RAT MONOSODIUM IODOACETATE (MIA) MODEL
Studies are conducted in adult male and female Sprague Dawley rats (Envigo) in an AAALAC-accredited facility with approval from an Institutional Animal Care and Use Committee, and implemented in accordance with the Guide for the Care and Use of Laboratory Animals 8th Edition (National Research Council, 2011) with standards set by the National Institutes of Health.
Induction of joint pain
The monosodium iodoacetate (MIA) model in rats is an established model of knee joint pain induced by an intra-articular injection of MIA into the knee joint (Fernihough et al., 2004, Pomonis et al., 2005), which inhibits glyceraldehyde-3-phosphatase dehydrogenase, inducing the progressive loss of chondrocytes, leading to histologic and morphologic changes to the articular cartilage closely resembling those seen in human osteoarthritis. In this model, cartilage degeneration, localized inflammation, and pain behaviors are observed.
Under anesthesia, animals receive a single injection of MIA into the left hind limb knee joint through the patellar tendon. Animals are carefully monitored throughout the experiment.
In the MIA model, mechanical allodynia using von Frey filaments and dynamic weight bearing are assessed in separate cohorts using appropriate group sizes determined by power analysis. Male and female rats (n=8-10) are evaluated in separate cohorts. Dose-responses are investigated, and vehicle and positive control groups are included to establish the validity of the experiment. The experimenter is blinded to the treatments, and dosing is performed by an independent experimenter.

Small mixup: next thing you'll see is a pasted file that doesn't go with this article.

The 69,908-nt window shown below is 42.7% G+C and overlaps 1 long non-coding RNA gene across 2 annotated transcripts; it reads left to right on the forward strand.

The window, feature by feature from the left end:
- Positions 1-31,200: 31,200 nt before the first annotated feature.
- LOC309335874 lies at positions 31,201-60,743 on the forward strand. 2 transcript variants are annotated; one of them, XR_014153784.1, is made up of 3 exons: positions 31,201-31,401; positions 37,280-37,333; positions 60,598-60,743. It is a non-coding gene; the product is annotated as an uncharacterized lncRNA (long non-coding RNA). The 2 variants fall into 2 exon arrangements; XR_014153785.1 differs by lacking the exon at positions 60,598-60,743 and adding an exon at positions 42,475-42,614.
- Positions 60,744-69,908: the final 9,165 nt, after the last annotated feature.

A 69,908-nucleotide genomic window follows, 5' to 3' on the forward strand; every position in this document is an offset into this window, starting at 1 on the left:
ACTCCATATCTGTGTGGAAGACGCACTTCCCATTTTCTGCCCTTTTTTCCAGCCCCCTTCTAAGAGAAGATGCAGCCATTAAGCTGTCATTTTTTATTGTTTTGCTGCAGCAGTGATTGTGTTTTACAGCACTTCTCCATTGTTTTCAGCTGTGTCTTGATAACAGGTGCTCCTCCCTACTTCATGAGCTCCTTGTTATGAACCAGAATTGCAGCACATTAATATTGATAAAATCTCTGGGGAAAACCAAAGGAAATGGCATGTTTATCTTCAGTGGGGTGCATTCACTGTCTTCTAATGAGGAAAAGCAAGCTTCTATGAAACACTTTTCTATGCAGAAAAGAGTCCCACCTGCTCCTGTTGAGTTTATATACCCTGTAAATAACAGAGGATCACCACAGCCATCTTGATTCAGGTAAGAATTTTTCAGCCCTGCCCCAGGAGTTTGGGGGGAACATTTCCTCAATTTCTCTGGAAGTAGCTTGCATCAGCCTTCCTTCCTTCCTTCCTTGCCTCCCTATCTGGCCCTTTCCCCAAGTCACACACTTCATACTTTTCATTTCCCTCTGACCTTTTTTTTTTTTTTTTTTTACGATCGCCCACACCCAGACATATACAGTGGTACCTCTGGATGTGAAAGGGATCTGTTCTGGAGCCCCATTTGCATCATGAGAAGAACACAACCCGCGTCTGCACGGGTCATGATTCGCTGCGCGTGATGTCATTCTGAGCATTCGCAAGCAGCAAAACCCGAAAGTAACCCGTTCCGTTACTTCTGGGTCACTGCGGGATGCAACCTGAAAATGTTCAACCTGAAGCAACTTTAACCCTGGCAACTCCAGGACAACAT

The area of the paw tested with von Frey filaments is located in the center of the plantar surface, avoiding the foot pads (X on Figure 1A). The experimental design for the assessment of mechanical allodynia and weight bearing is presented in Figure 1B.
Paw withdrawal threshold (PWT) is assessed using the up-down method (Chaplan et al., 1994) for both the ipsilateral and contralateral hind paws prior to MIA injection (Figure 1B). Post-induction PWT baseline is determined 4 days after MIA injection, and animals with ipsilateral PWT ≤4.0g are included in the subsequent testing of the asset’s efficacy to treat mechanical allodynia in MIA rats.
Changes in normal weight bearing of the paws is assessed by measuring the weight distribution of each paw of the rat (Philpott et al., 2017) with the Dynamic Weight Bearing Device prior to MIA injection (Figure 1B). Post-induction weight bearing baseline is determined 4 days after MIA injection, and the asset’s efficacy to treat weight bearing deficits in MIA rats is tested subsequently.
This work was conducted by PsychoGenics Inc. (Paramus, NJ) in collaboration with PSPP, NINDS, NIH under contract # 75N95019D00026